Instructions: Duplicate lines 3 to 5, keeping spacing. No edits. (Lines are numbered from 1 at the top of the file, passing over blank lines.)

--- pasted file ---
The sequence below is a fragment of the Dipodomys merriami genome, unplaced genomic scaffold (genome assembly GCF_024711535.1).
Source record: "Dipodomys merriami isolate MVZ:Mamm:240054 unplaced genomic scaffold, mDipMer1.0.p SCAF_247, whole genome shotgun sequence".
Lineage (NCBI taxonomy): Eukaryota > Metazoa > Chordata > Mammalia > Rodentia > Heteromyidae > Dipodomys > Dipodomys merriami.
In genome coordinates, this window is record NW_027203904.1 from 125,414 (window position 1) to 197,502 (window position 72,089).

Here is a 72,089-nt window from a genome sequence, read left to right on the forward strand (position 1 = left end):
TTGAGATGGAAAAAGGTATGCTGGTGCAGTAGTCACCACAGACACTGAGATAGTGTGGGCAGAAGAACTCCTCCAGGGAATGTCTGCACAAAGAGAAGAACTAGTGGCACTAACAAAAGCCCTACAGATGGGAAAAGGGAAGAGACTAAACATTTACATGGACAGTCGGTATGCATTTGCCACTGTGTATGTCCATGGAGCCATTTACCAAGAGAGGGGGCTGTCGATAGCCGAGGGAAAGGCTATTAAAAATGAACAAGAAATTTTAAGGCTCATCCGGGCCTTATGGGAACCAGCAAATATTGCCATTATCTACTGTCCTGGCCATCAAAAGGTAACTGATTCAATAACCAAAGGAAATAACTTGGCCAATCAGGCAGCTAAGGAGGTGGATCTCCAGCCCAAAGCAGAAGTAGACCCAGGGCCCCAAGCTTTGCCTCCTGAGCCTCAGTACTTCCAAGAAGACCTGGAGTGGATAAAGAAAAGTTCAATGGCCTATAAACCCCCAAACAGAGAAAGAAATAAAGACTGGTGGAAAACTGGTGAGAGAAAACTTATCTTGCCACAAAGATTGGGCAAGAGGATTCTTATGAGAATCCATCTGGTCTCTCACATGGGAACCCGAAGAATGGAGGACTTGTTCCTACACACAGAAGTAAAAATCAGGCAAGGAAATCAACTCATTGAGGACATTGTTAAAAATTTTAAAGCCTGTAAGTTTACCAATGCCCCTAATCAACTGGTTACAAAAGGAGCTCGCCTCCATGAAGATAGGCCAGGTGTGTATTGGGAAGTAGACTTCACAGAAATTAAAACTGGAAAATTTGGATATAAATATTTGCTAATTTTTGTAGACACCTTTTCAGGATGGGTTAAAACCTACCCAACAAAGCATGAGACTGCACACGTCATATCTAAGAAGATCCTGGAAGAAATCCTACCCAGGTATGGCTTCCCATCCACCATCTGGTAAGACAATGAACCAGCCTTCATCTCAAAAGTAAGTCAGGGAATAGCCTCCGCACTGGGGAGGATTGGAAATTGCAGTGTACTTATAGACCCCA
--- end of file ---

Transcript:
Lineage (NCBI taxonomy): Eukaryota > Metazoa > Chordata > Mammalia > Rodentia > Heteromyidae > Dipodomys > Dipodomys merriami.
In genome coordinates, this window is record NW_027203904.1 from 125,414 (window position 1) to 197,502 (window position 72,089).

Here is a 72,089-nt window from a genome sequence, read left to right on the forward strand (position 1 = left end):